detect. Moreover, powerful radio jets, and
the black holes that power them, have not
had sufficient time to grow to large sizes
at such early times. Now, an international
team of astronomers from Brazil, Italy, the
Netherlands, and the United Kingdom has
discovered the most distant radio galaxy to
date, observed just one billion light years
after the Big Bang, when the Universe was
roughly 7% of its current age.
The team used spectroscopic data from
GMOS-North to measure a redshift of
z = 5.72, based on the Lyman-α line, for the
radio galaxy identified as TGSS J1530 + 1049.
This is the largest redshift of any known ra-
dio galaxy. The object was selected as a
high-redshift radio galaxy candidate based
on its very steep spectral index at a frequen-
cy of 150 megahertz and its compact mor-
phology in radio imaging by the Very Large
Array at 1.4 gigahertz. Searches for a coun-
terpart at the location of the radio source in
publicly available optical and infrared sky
surveys revealed nothing. Consequently,
the source was targeted, blindly, for deep
spectroscopy at Gemini.
The measured redshift of TGSS J1530 + 1049
places this galaxy near the end of the Epoch
of Reionization, when the majority of the
neutral hydrogen in the Universe was ion-
ized by high-energy photons from young
stars and perhaps other sources of radiation.
The question of whether or not active galac-
tic nuclei, including quasars and radio galax-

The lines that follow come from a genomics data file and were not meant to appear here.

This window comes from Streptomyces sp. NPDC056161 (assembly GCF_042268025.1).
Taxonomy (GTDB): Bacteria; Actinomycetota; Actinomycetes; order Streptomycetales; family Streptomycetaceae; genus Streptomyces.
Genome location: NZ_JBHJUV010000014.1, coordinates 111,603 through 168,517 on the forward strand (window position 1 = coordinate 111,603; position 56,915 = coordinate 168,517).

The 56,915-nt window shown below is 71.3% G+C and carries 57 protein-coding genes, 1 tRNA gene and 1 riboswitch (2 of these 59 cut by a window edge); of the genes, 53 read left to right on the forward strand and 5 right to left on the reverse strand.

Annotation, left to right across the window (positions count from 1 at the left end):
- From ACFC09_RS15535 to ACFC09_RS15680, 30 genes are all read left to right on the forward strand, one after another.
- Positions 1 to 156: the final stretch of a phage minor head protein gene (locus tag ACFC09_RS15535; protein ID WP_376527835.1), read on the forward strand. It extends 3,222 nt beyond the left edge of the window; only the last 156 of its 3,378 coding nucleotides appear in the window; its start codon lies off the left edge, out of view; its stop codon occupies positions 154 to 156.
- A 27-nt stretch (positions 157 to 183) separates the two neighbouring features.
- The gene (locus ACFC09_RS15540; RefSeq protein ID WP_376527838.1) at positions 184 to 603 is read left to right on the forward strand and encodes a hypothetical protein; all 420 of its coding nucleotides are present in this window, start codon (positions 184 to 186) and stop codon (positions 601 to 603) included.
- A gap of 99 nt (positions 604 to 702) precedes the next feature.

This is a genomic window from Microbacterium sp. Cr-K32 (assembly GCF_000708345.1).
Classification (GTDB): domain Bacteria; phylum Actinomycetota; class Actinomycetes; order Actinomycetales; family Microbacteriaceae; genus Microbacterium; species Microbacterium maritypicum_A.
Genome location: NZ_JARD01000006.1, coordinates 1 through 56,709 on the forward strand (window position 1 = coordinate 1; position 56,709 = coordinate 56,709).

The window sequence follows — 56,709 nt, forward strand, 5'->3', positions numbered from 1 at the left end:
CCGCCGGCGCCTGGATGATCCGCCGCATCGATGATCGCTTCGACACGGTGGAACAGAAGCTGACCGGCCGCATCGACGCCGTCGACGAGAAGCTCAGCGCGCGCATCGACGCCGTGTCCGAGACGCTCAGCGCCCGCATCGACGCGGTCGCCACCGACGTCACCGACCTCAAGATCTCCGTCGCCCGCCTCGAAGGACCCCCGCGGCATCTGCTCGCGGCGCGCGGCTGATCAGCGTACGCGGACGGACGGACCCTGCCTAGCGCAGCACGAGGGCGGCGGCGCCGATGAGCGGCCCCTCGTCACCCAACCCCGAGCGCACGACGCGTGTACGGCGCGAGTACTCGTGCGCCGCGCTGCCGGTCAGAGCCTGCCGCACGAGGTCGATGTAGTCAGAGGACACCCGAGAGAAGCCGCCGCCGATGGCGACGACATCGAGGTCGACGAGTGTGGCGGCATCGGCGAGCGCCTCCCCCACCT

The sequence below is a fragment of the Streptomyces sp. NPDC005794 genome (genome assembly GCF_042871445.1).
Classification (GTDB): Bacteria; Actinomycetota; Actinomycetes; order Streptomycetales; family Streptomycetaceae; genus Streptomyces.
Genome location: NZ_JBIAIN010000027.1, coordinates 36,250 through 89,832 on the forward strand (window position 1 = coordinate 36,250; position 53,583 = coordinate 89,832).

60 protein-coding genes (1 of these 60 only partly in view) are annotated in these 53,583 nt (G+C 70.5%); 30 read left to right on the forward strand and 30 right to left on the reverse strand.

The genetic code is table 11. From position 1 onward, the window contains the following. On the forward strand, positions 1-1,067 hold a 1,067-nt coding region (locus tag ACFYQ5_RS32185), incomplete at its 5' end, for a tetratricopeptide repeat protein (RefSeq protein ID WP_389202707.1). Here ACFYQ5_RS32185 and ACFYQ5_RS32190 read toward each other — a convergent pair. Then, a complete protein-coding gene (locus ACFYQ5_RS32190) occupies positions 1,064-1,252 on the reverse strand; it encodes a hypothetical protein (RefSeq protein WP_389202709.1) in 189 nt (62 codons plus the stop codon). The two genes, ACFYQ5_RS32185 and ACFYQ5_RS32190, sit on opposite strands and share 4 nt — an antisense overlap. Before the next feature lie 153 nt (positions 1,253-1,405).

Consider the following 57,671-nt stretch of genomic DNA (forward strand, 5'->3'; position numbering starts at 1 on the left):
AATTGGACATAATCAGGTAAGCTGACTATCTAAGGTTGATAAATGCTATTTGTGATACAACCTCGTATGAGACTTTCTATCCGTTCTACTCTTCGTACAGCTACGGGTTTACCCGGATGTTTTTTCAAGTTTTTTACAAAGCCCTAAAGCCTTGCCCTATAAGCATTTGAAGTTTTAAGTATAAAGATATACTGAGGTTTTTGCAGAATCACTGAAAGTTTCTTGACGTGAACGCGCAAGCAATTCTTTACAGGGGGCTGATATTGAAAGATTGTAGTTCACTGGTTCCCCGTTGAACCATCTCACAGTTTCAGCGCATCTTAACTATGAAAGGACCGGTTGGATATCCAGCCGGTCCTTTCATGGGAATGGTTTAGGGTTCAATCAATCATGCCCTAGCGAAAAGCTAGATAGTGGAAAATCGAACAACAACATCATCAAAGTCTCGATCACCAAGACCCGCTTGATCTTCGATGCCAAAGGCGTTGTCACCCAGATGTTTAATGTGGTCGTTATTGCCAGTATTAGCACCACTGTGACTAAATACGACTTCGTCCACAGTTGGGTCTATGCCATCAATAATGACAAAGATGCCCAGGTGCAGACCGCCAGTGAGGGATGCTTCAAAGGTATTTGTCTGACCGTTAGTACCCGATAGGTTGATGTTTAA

ies, may have contributed to the reionization
remains controversial. “The Epoch of Reion-
ization is very important in cosmology, but
it is still not well understood,” said Roderik
Overzier, also of Brazil’s Observatório Na-
cional, and the Principal Investigator of the
Gemini program. “Distant radio galaxies can
be used as tools to find out more about this
The research has been published in Monthly
Notic es of the Royal Astronomical Society.
John Blakeslee is the Chief Scientist at Gemini Ob-
servatory and located at Gemini South in Chile.
He can be reached at: [email protected]
The study was led by graduate students
Aayush Saxena (Leiden Observatory, the
Netherlands) and Murilo Marinello (Ob-
servatório Nacional, Brazil), and the ob-
servations were obtained through Brazil’s
participation in Gemini. The relatively
small size of the radio emission region in
TGSS J1530 + 1049 indicates that it is quite
young, as expected at such early times.
Thus, the galaxy is still in the process of
assembling. Because the radio emission
is believed to be powered by a supermas-
sive black hole, this discovery indicates
that black holes can grow to enormous
masses very quickly in the early Universe,
since the black hole must have been in
place long enough for the jet to grow to
its observed size.